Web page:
The formation of protein aggregates in a biopharmaceutical product must be controlled and understood and is an important process to consider when designing DP formulations. Protein aggregates may take the form of usually smaller, soluble aggregates or larger, insoluble aggregates including SbVP (5). Lyophilisation, as a process which removes water from the protein matrix and therefore brings protein molecules into closer proximity, must be regarded as a potential aggregation-inducing step (6), requiring further analysis with respect to SbVP. Multi-subunit proteins, such as the tetrameric 140 kDa (35 kDa subunit) l-asparaginase, may also face issues during lyophilisation such as loss of quaternary structure and possible loss of activity (7,8). The degree to which aggregation may occur in reconstituted lyophilized DP formulations varies from protein to protein, and the degree of aggregation may be reduced or lowered by additions of excipients such as sucrose or trehalose (9,10).
Concern with regard to the potential for undesired immunogenic reactions from SbVP in parenteral products (11) has led to further study in this area in the past few years. Of particular interest is the size range between 2 and 10 μm; however, the measurement of SbVP in this range is a technically challenging and evolving area for both regulators and industry (11,12). Normally for routine quality-control testing of biologic products, the light obscuration (LO) technique is applied, but this is thought to be non-ideal in the 2- to 10-μm range for biological products with translucent protein SbVPs (13,14). A newer technique for measurement of SbVP is flow-imaging microscopy (FIM), which has the capability to classify particulate matter as well as provide size distributions and particulate counts (15,16). Using FIM, algorithms can be produced in order to classify particles based on image characteristics such as shape or translucency (17,18).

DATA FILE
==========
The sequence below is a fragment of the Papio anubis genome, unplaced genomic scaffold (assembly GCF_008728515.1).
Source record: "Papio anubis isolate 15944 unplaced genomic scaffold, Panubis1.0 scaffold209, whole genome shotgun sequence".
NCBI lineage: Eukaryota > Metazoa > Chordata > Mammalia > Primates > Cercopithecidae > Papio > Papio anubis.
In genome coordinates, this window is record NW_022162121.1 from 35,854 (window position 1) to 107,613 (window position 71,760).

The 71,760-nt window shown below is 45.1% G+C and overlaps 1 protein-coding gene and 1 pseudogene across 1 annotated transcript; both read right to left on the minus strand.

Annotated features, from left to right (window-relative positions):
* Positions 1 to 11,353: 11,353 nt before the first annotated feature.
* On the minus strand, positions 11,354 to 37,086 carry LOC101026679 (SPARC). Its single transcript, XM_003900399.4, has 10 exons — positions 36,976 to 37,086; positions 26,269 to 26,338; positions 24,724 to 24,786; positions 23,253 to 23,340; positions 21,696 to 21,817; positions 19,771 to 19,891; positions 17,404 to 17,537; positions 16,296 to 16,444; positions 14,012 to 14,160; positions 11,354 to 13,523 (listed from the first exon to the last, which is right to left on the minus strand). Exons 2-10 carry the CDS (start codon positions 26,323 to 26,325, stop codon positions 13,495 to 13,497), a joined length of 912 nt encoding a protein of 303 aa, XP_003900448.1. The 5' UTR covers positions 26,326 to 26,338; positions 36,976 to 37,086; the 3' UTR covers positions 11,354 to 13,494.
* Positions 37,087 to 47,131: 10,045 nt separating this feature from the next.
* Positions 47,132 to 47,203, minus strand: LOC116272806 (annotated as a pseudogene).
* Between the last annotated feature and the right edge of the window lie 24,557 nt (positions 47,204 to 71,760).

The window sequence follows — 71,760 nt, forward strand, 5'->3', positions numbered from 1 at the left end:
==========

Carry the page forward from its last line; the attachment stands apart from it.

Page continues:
Recently, the ErA manufacturing process has been subject to a number of process validation and process robustness studies (19,20) to meet regulatory requirements as well as in order to increase process understanding. As a process understanding measure, SbVP in ErA DP manufacturing and stability settings are routinely analysed using the LO technique. As part of our on-going process understanding efforts around the manufacturing process for ErA, SbVP have also been measured using the FIM technique. In this paper, we compared LO data to FIM measurements for ErA DP. In addition, we compared the SbVP data to the clinical experience for a subset of DP lots.
MATERIALS AND METHODS
Reagents used were obtained from Sigma (Gillingham, Dorset, UK) unless otherwise indicated. Lyophilised DP vials of E. chrysanthemi l-asparaginase (Erwinase®, Porton Down, UK) were obtained from full-scale manufacturing stocks (Public Health England, Porton Down, UK).